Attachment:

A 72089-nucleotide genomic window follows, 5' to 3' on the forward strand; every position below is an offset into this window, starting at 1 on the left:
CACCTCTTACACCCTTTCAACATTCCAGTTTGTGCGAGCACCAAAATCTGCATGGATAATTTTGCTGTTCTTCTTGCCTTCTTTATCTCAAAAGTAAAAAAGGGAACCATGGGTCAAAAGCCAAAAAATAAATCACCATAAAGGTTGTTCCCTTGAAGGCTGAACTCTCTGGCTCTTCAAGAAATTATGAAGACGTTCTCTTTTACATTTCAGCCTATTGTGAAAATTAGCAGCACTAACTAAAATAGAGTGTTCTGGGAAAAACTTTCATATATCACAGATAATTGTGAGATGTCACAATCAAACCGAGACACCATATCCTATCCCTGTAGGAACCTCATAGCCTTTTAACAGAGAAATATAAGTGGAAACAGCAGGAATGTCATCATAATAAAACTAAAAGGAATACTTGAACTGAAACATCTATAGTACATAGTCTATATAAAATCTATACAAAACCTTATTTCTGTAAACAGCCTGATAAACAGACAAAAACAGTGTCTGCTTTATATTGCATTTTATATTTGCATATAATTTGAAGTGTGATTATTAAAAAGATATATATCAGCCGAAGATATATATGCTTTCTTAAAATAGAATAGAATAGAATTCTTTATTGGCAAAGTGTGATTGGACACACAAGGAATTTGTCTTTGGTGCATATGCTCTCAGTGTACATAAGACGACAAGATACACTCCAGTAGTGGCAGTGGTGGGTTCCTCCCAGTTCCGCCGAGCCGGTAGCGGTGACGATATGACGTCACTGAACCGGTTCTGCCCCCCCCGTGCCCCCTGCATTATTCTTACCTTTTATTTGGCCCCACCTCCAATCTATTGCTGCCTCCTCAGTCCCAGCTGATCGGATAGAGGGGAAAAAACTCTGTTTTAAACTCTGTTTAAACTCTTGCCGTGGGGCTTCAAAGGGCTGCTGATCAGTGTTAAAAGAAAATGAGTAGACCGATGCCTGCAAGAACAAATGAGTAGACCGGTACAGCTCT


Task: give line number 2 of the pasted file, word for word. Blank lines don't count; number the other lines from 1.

CACCTCTTACACCCTTTCAACATTCCAGTTTGTGCGAGCACCAAAATCTGCATGGATAATTTTGCTGTTCTTCTTGCCTTCTTTATCTCAAAAGTAAAAAAGGGAACCATGGGTCAAAAGCCAAAAAATAAATCACCATAAAGGTTGTTCCCTTGAAGGCTGAACTCTCTGGCTCTTCAAGAAATTATGAAGACGTTCTCTTTTACATTTCAGCCTATTGTGAAAATTAGCAGCACTAACTAAAATAGAGTGTTCTGGGAAAAACTTTCATATATCACAGATAATTGTGAGATGTCACAATCAAACCGAGACACCATATCCTATCCCTGTAGGAACCTCATAGCCTTTTAACAGAGAAATATAAGTGGAAACAGCAGGAATGTCATCATAATAAAACTAAAAGGAATACTTGAACTGAAACATCTATAGTACATAGTCTATATAAAATCTATACAAAACCTTATTTCTGTAAACAGCCTGATAAACAGACAAAAACAGTGTCTGCTTTATATTGCATTTTATATTTGCATATAATTTGAAGTGTGATTATTAAAAAGATATATATCAGCCGAAGATATATATGCTTTCTTAAAATAGAATAGAATAGAATTCTTTATTGGCAAAGTGTGATTGGACACACAAGGAATTTGTCTTTGGTGCATATGCTCTCAGTGTACATAAGACGACAAGATACACTCCAGTAGTGGCAGTGGTGGGTTCCTCCCAGTTCCGCCGAGCCGGTAGCGGTGACGATATGACGTCACTGAACCGGTTCTGCCCCCCCCGTGCCCCCTGCATTATTCTTACCTTTTATTTGGCCCCACCTCCAATCTATTGCTGCCTCCTCAGTCCCAGCTGATCGGATAGAGGGGAAAAAACTCTGTTTTAAACTCTGTTTAAACTCTTGCCGTGGGGCTTCAAAGGGCTGCTGATCAGTGTTAAAAGAAAATGAGTAGACCGATGCCTGCAAGAACAAATGAGTAGACCGGTACAGCTCT